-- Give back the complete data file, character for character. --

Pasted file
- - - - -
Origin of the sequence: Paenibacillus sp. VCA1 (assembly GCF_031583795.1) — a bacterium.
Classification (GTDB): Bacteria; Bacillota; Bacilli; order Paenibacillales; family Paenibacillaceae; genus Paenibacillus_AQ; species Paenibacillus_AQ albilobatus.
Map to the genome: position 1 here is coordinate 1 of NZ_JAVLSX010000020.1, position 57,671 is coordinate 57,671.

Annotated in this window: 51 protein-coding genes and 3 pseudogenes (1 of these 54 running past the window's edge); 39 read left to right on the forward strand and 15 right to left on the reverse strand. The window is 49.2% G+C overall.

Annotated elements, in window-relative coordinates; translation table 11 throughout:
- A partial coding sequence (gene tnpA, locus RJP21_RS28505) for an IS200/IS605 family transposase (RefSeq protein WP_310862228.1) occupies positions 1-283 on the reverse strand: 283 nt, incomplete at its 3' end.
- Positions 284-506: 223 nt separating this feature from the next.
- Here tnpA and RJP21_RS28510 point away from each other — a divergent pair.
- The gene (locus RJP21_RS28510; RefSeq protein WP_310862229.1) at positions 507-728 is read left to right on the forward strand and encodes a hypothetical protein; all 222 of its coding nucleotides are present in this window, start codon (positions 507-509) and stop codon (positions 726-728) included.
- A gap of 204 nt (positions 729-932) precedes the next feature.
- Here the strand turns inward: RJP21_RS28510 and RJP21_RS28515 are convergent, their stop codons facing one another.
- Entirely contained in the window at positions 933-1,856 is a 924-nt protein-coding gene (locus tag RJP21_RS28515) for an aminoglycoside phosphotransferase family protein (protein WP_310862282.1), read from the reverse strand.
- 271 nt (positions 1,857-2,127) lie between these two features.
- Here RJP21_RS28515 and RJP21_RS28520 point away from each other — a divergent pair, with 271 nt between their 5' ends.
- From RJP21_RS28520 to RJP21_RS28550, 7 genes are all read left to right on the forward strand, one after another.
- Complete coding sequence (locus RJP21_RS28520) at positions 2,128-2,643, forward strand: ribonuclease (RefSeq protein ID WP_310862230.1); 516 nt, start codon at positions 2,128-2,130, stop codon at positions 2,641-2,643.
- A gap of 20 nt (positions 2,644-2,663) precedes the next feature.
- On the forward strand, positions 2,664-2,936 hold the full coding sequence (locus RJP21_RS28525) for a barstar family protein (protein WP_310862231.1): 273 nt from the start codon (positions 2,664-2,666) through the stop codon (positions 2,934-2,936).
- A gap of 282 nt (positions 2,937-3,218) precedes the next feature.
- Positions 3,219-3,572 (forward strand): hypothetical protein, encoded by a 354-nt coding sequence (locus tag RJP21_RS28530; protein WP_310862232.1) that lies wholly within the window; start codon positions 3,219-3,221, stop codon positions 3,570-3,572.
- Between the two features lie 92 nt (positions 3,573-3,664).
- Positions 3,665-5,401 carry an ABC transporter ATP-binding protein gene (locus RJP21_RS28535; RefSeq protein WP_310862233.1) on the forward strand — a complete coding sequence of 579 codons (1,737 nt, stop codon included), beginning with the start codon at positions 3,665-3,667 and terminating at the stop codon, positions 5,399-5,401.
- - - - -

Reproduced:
Origin of the sequence: Paenibacillus sp. VCA1 (assembly GCF_031583795.1) — a bacterium.
Classification (GTDB): Bacteria; Bacillota; Bacilli; order Paenibacillales; family Paenibacillaceae; genus Paenibacillus_AQ; species Paenibacillus_AQ albilobatus.
Map to the genome: position 1 here is coordinate 1 of NZ_JAVLSX010000020.1, position 57,671 is coordinate 57,671.

Annotated in this window: 51 protein-coding genes and 3 pseudogenes (1 of these 54 running past the window's edge); 39 read left to right on the forward strand and 15 right to left on the reverse strand. The window is 49.2% G+C overall.

Annotated elements, in window-relative coordinates; translation table 11 throughout:
- A partial coding sequence (gene tnpA, locus RJP21_RS28505) for an IS200/IS605 family transposase (RefSeq protein WP_310862228.1) occupies positions 1-283 on the reverse strand: 283 nt, incomplete at its 3' end.
- Positions 284-506: 223 nt separating this feature from the next.
- Here tnpA and RJP21_RS28510 point away from each other — a divergent pair.
- The gene (locus RJP21_RS28510; RefSeq protein WP_310862229.1) at positions 507-728 is read left to right on the forward strand and encodes a hypothetical protein; all 222 of its coding nucleotides are present in this window, start codon (positions 507-509) and stop codon (positions 726-728) included.
- A gap of 204 nt (positions 729-932) precedes the next feature.
- Here the strand turns inward: RJP21_RS28510 and RJP21_RS28515 are convergent, their stop codons facing one another.
- Entirely contained in the window at positions 933-1,856 is a 924-nt protein-coding gene (locus tag RJP21_RS28515) for an aminoglycoside phosphotransferase family protein (protein WP_310862282.1), read from the reverse strand.
- 271 nt (positions 1,857-2,127) lie between these two features.
- Here RJP21_RS28515 and RJP21_RS28520 point away from each other — a divergent pair, with 271 nt between their 5' ends.
- From RJP21_RS28520 to RJP21_RS28550, 7 genes are all read left to right on the forward strand, one after another.
- Complete coding sequence (locus RJP21_RS28520) at positions 2,128-2,643, forward strand: ribonuclease (RefSeq protein ID WP_310862230.1); 516 nt, start codon at positions 2,128-2,130, stop codon at positions 2,641-2,643.
- A gap of 20 nt (positions 2,644-2,663) precedes the next feature.
- On the forward strand, positions 2,664-2,936 hold the full coding sequence (locus RJP21_RS28525) for a barstar family protein (protein WP_310862231.1): 273 nt from the start codon (positions 2,664-2,666) through the stop codon (positions 2,934-2,936).
- A gap of 282 nt (positions 2,937-3,218) precedes the next feature.
- Positions 3,219-3,572 (forward strand): hypothetical protein, encoded by a 354-nt coding sequence (locus tag RJP21_RS28530; protein WP_310862232.1) that lies wholly within the window; start codon positions 3,219-3,221, stop codon positions 3,570-3,572.
- Between the two features lie 92 nt (positions 3,573-3,664).
- Positions 3,665-5,401 carry an ABC transporter ATP-binding protein gene (locus RJP21_RS28535; RefSeq protein WP_310862233.1) on the forward strand — a complete coding sequence of 579 codons (1,737 nt, stop codon included), beginning with the start codon at positions 3,665-3,667 and terminating at the stop codon, positions 5,399-5,401.